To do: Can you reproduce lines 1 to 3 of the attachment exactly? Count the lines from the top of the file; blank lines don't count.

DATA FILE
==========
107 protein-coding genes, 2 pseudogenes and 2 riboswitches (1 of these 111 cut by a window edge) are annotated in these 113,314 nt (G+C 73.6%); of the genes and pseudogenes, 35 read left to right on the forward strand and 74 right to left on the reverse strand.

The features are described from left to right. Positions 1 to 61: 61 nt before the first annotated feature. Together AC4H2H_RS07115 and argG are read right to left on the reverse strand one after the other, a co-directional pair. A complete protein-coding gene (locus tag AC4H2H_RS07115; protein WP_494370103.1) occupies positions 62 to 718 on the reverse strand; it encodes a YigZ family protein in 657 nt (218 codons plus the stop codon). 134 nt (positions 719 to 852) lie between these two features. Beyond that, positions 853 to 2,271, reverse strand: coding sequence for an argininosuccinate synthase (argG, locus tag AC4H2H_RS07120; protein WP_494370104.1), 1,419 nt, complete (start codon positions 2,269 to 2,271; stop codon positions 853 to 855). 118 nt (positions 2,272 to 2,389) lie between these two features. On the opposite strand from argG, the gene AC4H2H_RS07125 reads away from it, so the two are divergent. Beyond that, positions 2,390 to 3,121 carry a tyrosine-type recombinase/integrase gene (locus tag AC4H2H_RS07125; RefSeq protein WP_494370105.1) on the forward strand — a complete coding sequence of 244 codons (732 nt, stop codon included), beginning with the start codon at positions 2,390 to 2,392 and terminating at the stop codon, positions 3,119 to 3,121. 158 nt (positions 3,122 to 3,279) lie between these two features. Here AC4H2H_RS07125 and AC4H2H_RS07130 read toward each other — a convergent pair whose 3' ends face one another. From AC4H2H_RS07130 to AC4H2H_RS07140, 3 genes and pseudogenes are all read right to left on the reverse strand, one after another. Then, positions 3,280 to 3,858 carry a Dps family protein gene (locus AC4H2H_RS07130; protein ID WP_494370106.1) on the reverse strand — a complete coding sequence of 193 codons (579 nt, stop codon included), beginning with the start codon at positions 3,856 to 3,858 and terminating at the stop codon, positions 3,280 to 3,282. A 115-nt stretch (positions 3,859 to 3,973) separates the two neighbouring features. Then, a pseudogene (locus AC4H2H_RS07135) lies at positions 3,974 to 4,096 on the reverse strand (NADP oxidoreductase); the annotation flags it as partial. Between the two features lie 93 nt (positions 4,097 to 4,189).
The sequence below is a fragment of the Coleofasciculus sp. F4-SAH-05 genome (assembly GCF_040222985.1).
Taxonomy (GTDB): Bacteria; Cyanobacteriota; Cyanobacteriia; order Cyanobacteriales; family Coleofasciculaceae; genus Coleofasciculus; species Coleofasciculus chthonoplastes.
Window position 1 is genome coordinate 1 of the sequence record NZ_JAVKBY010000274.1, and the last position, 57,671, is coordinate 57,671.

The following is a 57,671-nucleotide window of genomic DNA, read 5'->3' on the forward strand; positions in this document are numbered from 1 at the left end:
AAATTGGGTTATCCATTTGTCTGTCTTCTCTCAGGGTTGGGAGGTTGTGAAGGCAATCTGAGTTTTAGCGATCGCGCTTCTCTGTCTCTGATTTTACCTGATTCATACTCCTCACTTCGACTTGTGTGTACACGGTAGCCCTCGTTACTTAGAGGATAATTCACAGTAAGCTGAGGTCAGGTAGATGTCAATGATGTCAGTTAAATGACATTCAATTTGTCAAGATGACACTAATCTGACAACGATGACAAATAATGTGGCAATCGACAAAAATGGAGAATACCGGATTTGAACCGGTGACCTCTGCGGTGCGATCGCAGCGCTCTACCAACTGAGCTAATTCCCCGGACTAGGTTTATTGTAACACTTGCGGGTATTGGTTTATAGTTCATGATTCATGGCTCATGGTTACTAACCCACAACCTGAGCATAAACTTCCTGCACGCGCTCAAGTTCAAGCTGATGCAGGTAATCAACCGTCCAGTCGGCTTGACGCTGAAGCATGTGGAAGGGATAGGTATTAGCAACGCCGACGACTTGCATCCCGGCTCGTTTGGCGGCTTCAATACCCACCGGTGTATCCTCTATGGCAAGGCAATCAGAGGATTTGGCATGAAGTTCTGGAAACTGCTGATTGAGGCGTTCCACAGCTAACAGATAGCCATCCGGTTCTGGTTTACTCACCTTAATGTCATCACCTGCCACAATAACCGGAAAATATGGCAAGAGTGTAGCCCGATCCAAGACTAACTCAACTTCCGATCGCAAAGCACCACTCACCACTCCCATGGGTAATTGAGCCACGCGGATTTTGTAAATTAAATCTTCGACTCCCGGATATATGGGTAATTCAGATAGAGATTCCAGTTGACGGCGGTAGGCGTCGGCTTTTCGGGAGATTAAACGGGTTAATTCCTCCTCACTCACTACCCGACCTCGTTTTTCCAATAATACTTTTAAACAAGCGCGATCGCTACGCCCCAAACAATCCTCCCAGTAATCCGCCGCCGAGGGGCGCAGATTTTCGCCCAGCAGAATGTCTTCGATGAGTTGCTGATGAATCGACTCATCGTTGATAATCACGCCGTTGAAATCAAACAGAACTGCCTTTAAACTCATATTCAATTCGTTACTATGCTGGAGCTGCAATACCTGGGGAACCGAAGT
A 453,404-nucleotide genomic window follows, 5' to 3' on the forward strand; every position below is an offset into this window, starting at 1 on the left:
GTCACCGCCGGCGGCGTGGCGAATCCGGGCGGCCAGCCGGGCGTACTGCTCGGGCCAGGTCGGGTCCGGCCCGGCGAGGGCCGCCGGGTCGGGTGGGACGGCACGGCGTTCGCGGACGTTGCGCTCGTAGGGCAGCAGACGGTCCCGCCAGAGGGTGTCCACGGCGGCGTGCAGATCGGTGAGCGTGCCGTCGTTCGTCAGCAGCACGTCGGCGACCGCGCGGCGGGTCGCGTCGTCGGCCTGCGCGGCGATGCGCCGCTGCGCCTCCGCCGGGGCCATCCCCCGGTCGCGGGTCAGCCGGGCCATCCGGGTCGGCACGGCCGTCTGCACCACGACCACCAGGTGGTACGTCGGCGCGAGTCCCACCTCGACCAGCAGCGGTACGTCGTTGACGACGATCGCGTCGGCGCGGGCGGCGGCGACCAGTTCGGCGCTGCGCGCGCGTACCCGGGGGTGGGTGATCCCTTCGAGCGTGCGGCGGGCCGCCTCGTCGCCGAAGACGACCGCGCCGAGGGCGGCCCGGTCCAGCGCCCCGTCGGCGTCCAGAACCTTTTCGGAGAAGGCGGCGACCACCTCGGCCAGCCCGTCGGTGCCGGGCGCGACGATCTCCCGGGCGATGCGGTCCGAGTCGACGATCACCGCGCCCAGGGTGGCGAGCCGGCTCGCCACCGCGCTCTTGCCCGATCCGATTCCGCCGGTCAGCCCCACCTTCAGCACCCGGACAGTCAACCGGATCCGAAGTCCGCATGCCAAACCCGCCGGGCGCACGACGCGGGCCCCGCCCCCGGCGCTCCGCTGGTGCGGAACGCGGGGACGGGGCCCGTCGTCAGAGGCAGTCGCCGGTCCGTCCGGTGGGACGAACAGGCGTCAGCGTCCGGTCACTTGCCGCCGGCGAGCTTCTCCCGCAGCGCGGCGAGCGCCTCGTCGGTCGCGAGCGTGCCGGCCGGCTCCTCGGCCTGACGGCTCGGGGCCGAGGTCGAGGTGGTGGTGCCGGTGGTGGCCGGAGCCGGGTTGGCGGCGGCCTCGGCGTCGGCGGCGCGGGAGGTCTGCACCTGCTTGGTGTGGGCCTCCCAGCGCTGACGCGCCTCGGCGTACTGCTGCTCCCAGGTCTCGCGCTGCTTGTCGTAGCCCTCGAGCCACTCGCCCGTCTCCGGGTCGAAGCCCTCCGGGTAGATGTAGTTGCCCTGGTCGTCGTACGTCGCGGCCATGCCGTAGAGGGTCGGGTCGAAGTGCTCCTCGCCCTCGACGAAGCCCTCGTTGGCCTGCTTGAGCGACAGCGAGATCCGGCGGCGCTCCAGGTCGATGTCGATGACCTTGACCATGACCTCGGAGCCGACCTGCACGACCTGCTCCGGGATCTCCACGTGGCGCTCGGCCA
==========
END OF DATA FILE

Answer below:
107 protein-coding genes, 2 pseudogenes and 2 riboswitches (1 of these 111 cut by a window edge) are annotated in these 113,314 nt (G+C 73.6%); of the genes and pseudogenes, 35 read left to right on the forward strand and 74 right to left on the reverse strand.

The features are described from left to right. Positions 1 to 61: 61 nt before the first annotated feature. Together AC4H2H_RS07115 and argG are read right to left on the reverse strand one after the other, a co-directional pair. A complete protein-coding gene (locus tag AC4H2H_RS07115; protein WP_494370103.1) occupies positions 62 to 718 on the reverse strand; it encodes a YigZ family protein in 657 nt (218 codons plus the stop codon). 134 nt (positions 719 to 852) lie between these two features. Beyond that, positions 853 to 2,271, reverse strand: coding sequence for an argininosuccinate synthase (argG, locus tag AC4H2H_RS07120; protein WP_494370104.1), 1,419 nt, complete (start codon positions 2,269 to 2,271; stop codon positions 853 to 855). 118 nt (positions 2,272 to 2,389) lie between these two features. On the opposite strand from argG, the gene AC4H2H_RS07125 reads away from it, so the two are divergent. Beyond that, positions 2,390 to 3,121 carry a tyrosine-type recombinase/integrase gene (locus tag AC4H2H_RS07125; RefSeq protein WP_494370105.1) on the forward strand — a complete coding sequence of 244 codons (732 nt, stop codon included), beginning with the start codon at positions 2,390 to 2,392 and terminating at the stop codon, positions 3,119 to 3,121. 158 nt (positions 3,122 to 3,279) lie between these two features. Here AC4H2H_RS07125 and AC4H2H_RS07130 read toward each other — a convergent pair whose 3' ends face one another. From AC4H2H_RS07130 to AC4H2H_RS07140, 3 genes and pseudogenes are all read right to left on the reverse strand, one after another. Then, positions 3,280 to 3,858 carry a Dps family protein gene (locus AC4H2H_RS07130; protein ID WP_494370106.1) on the reverse strand — a complete coding sequence of 193 codons (579 nt, stop codon included), beginning with the start codon at positions 3,856 to 3,858 and terminating at the stop codon, positions 3,280 to 3,282. A 115-nt stretch (positions 3,859 to 3,973) separates the two neighbouring features. Then, a pseudogene (locus AC4H2H_RS07135) lies at positions 3,974 to 4,096 on the reverse strand (NADP oxidoreductase); the annotation flags it as partial. Between the two features lie 93 nt (positions 4,097 to 4,189).
The sequence below is a fragment of the Coleofasciculus sp. F4-SAH-05 genome (assembly GCF_040222985.1).